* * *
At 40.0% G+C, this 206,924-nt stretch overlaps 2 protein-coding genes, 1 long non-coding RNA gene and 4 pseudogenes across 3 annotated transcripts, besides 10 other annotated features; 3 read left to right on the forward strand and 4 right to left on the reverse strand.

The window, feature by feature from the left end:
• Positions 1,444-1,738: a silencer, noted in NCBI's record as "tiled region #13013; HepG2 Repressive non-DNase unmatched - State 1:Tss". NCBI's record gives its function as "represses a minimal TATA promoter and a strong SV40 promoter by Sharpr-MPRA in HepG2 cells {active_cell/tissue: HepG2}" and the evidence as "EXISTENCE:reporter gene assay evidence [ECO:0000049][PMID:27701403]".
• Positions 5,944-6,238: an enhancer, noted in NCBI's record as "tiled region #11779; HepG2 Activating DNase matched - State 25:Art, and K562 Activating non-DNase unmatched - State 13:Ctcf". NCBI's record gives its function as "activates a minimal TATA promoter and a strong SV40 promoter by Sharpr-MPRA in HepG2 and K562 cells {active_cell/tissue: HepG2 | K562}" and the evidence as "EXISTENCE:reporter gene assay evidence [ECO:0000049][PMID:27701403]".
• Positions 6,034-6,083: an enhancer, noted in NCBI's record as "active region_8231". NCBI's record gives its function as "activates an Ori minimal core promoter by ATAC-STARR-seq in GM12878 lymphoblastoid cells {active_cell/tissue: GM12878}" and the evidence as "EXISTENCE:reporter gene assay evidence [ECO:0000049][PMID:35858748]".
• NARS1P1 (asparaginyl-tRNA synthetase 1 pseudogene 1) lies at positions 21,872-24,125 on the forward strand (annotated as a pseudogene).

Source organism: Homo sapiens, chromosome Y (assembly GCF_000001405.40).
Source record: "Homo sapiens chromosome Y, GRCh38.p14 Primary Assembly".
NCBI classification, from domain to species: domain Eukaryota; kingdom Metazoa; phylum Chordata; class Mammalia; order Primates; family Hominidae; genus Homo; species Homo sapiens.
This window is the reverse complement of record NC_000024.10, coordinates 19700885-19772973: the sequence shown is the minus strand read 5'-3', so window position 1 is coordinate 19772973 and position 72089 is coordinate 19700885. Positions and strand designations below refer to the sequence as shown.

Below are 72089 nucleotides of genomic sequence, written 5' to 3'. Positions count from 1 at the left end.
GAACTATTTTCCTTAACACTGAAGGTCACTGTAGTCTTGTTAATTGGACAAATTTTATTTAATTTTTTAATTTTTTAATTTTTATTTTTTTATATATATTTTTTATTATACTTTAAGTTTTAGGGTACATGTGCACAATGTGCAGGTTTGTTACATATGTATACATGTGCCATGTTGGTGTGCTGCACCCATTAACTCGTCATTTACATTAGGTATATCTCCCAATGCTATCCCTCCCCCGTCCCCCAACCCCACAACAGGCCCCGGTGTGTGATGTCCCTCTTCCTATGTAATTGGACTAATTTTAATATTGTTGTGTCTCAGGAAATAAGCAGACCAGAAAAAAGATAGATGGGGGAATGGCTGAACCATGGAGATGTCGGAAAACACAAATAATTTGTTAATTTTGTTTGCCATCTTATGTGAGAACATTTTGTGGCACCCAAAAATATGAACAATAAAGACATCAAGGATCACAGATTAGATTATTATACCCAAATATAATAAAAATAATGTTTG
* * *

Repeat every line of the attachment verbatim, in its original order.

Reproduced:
At 40.0% G+C, this 206,924-nt stretch overlaps 2 protein-coding genes, 1 long non-coding RNA gene and 4 pseudogenes across 3 annotated transcripts, besides 10 other annotated features; 3 read left to right on the forward strand and 4 right to left on the reverse strand.

The window, feature by feature from the left end:
• Positions 1,444-1,738: a silencer, noted in NCBI's record as "tiled region #13013; HepG2 Repressive non-DNase unmatched - State 1:Tss". NCBI's record gives its function as "represses a minimal TATA promoter and a strong SV40 promoter by Sharpr-MPRA in HepG2 cells {active_cell/tissue: HepG2}" and the evidence as "EXISTENCE:reporter gene assay evidence [ECO:0000049][PMID:27701403]".
• Positions 5,944-6,238: an enhancer, noted in NCBI's record as "tiled region #11779; HepG2 Activating DNase matched - State 25:Art, and K562 Activating non-DNase unmatched - State 13:Ctcf". NCBI's record gives its function as "activates a minimal TATA promoter and a strong SV40 promoter by Sharpr-MPRA in HepG2 and K562 cells {active_cell/tissue: HepG2 | K562}" and the evidence as "EXISTENCE:reporter gene assay evidence [ECO:0000049][PMID:27701403]".
• Positions 6,034-6,083: an enhancer, noted in NCBI's record as "active region_8231". NCBI's record gives its function as "activates an Ori minimal core promoter by ATAC-STARR-seq in GM12878 lymphoblastoid cells {active_cell/tissue: GM12878}" and the evidence as "EXISTENCE:reporter gene assay evidence [ECO:0000049][PMID:35858748]".
• NARS1P1 (asparaginyl-tRNA synthetase 1 pseudogene 1) lies at positions 21,872-24,125 on the forward strand (annotated as a pseudogene).

Source organism: Homo sapiens, chromosome Y (assembly GCF_000001405.40).
Source record: "Homo sapiens chromosome Y, GRCh38.p14 Primary Assembly".
NCBI classification, from domain to species: domain Eukaryota; kingdom Metazoa; phylum Chordata; class Mammalia; order Primates; family Hominidae; genus Homo; species Homo sapiens.
This window is the reverse complement of record NC_000024.10, coordinates 19700885-19772973: the sequence shown is the minus strand read 5'-3', so window position 1 is coordinate 19772973 and position 72089 is coordinate 19700885. Positions and strand designations below refer to the sequence as shown.

Below are 72089 nucleotides of genomic sequence, written 5' to 3'. Positions count from 1 at the left end.
GAACTATTTTCCTTAACACTGAAGGTCACTGTAGTCTTGTTAATTGGACAAATTTTATTTAATTTTTTAATTTTTTAATTTTTATTTTTTTATATATATTTTTTATTATACTTTAAGTTTTAGGGTACATGTGCACAATGTGCAGGTTTGTTACATATGTATACATGTGCCATGTTGGTGTGCTGCACCCATTAACTCGTCATTTACATTAGGTATATCTCCCAATGCTATCCCTCCCCCGTCCCCCAACCCCACAACAGGCCCCGGTGTGTGATGTCCCTCTTCCTATGTAATTGGACTAATTTTAATATTGTTGTGTCTCAGGAAATAAGCAGACCAGAAAAAAGATAGATGGGGGAATGGCTGAACCATGGAGATGTCGGAAAACACAAATAATTTGTTAATTTTGTTTGCCATCTTATGTGAGAACATTTTGTGGCACCCAAAAATATGAACAATAAAGACATCAAGGATCACAGATTAGATTATTATACCCAAATATAATAAAAATAATGTTTG